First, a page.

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Views of Model
HMS Victory Restoration       



The Ship as she sits in Portsmouth  today


                       The completed Model, September 18, 2005                           

















The Model and The Admiral

The Ship

The HMS Victory was launched in 1765 and has been in active service with the British Navy since that time.  Longer than any other ship.  As a result, it carries a significant amount of history and is very popular attraction with tourists visiting the Portsmouth Naval Yards. 

The information provided here reflects the configuration of the ship as it was in 1805 when it served as Vice Admiral Lord  Nelson's Flag Ship from which he commanded the Mediterranean Fleet. Prior to the Battle of Trafalgar the British fleet had been blockading the French and Spanish fleets in the port of Cadiz.   The battle occurred when the French and Spanish fleets tried to escape.  It resulted in the destruction of French and Spanish fleets and destroyed any hope Napoleon had of invading Britain.  Lord Nelson was killed by a snipers shot during this battle.

The ship was 216 feet high from the keel to the top of the Main Royal Mast.  It was 336 feet long from the tip of the driver boom in the stern to the tip of the Flying Jib Boom.  The gun deck was 186 feet long.  The was 52 feet wide at it widest point.  The crew consisted of 850 men (650 during peace time) and 57 officers.  It was armed with 104 guns consisting of:

  • 30 32 pound guns on the main gun deck.
  • 28 24 pound guns on the middle gun deck.
  • 30 long 12 pound guns on the upper gun deck.
  • 12 medium length 12 pound guns on the quarter deck.
  • 2 short 12 pound guns on the forecastle.
  • 2 68 pound carronades on the forecastle.

In the Battle of Trafalgar the HMS Victory used 17000 pounds of powder to discharge 62, 432 pounds of shot (2669 rounds).

The Model

From a modeler's perspective it is an ideal ship to build as there is a large amount of information available which will go a long ways to ensuring accuracy of the model.  It is being build to the layout and configuration of the ship circa 1805 using plans obtained from the HMS Victory Museum in Portsmouth, England.  Other reference material used is:

  • The book, The Anatomy of Nelson's Ships by C. Nepean Longridge.  This is an "most have" book for anyone modeling the Victory.  It provides a significant amount of detail about the ship and describes Longridge's experience building his model.
  • The book and set of drawings, HMS Victory Building, Restoration and Repair by A.R. Bugler.  There is excellent reference material in this book and in the accompanying drawings. A caution to the modeler, this book is based, largely, on restoration of the ship so does not always reflect the ship as it was in 1805.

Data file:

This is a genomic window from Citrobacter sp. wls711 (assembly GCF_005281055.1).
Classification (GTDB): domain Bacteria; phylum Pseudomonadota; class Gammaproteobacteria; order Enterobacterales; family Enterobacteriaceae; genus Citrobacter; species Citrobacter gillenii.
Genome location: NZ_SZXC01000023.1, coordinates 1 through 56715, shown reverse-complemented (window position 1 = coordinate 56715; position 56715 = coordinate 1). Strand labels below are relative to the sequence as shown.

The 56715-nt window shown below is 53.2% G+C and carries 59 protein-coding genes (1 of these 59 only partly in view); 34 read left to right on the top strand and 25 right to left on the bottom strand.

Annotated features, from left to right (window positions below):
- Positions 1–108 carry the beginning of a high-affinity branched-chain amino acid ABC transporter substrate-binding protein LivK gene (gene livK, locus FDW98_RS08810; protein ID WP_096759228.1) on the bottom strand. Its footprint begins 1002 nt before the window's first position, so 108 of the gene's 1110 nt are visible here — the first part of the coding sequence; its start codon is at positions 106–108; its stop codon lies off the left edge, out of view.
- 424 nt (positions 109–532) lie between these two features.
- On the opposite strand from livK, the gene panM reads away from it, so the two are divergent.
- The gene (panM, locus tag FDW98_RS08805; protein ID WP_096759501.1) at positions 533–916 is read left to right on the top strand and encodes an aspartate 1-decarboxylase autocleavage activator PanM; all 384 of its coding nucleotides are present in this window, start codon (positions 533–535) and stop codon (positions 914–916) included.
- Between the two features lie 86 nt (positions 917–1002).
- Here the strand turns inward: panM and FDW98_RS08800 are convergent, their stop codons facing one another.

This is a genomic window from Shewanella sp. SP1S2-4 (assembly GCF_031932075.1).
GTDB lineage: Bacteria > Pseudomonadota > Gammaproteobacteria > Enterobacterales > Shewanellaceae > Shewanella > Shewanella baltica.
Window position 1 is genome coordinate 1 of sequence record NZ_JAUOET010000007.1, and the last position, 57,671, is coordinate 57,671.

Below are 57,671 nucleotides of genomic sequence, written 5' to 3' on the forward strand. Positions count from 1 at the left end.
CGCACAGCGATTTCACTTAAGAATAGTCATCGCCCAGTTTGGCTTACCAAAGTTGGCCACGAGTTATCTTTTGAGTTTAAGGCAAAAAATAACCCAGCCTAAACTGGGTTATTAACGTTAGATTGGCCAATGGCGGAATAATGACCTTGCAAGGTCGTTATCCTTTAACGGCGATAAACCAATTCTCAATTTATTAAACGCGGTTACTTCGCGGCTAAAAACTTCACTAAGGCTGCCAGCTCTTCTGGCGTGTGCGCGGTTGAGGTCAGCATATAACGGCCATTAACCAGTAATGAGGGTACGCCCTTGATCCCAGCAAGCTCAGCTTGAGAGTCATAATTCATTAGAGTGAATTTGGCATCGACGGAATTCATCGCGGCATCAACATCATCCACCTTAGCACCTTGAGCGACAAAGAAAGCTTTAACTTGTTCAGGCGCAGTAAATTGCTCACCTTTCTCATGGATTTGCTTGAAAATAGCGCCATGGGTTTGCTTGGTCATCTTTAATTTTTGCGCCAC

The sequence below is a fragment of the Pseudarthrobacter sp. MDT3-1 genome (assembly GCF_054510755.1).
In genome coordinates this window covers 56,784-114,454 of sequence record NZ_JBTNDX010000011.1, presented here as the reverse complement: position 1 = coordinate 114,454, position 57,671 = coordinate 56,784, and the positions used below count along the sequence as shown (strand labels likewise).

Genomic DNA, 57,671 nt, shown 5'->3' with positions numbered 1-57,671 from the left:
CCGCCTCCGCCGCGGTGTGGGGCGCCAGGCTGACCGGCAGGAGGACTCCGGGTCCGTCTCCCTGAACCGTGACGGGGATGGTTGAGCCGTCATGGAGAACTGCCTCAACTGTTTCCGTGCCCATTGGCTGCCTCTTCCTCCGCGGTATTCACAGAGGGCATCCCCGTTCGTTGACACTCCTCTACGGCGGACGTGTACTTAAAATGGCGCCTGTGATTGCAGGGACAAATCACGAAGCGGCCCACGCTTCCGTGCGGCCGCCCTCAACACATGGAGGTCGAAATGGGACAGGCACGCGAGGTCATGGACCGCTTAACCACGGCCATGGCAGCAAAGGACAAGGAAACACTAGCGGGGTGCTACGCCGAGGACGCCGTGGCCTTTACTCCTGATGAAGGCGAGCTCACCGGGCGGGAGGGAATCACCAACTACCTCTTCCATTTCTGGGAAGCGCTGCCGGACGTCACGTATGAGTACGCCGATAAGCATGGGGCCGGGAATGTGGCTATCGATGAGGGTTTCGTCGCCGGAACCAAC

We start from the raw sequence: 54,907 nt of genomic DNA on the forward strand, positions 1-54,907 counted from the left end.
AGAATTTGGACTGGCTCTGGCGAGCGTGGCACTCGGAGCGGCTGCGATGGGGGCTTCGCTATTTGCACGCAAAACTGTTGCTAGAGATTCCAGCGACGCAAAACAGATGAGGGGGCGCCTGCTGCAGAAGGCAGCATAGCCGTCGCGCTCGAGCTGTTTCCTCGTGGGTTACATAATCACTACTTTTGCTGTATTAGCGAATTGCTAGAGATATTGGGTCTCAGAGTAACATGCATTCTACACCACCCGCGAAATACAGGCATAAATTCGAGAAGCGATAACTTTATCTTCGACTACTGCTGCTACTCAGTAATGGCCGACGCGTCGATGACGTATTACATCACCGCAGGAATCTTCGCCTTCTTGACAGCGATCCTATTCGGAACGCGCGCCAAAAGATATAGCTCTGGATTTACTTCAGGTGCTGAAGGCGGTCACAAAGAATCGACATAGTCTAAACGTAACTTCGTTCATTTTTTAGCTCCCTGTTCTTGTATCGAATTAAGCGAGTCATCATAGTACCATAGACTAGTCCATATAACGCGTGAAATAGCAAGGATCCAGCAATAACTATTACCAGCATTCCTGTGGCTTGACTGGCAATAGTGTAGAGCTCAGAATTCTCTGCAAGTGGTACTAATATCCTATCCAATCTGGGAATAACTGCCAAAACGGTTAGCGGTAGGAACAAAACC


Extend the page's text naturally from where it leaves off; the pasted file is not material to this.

• The book, 100 Gun Ship Victory by John McKay.  Again and excellent reference.  The modeler should validate any measurements taken from drawings in this book with the base 1805 drawings.

The model described here was started in 1975 with laying of the keel and was completed September 18, 2005.  During that span of time over 4500 hours was spent on its construction.  It is of plank on bulkhead and frame construction.  Bulkheads are used below the main gun deck to provide additional strength and alignment.  Frames are used above the level of the gun deck as all gun decks are completely detailed with guns, fittings and rigging used in the original ship.   The model is 7 feet long and 4.5 feet high.

The gun decks are equipped with small electric lights running at reduced voltage and covered to simulate the oil lanterns used on the ship.  Views of the interior can be seen through the gun ports and stern windows.  There are pictures below of the interior of the completed model taken with a bore scope and digital camera

The stern window assembly is removable to allow access to the officers quarters and to enhance viewing capabilities.  The main hatch is removable on all decks to facilitate access to the decks should a gun or other part need repair.

The model will be rigged with all standing rigging and the running rigging used to support and control the yards.  No sails are installed.

Dimensions of the model:

84"    Length from the tip of the Driver Boom to the tip of the Jibboom.
55.5"    Length from the Stem to Taffrail.
49"    Length at the load waterline.
14"    Maximum width amidships.
56"    Height from the Keel to the Truck of the Main Mast.
31"    Length of the Main Yard. (Includes a section of the stowed Studding Sail Booms)

See the Views of the Model page for more details about the model.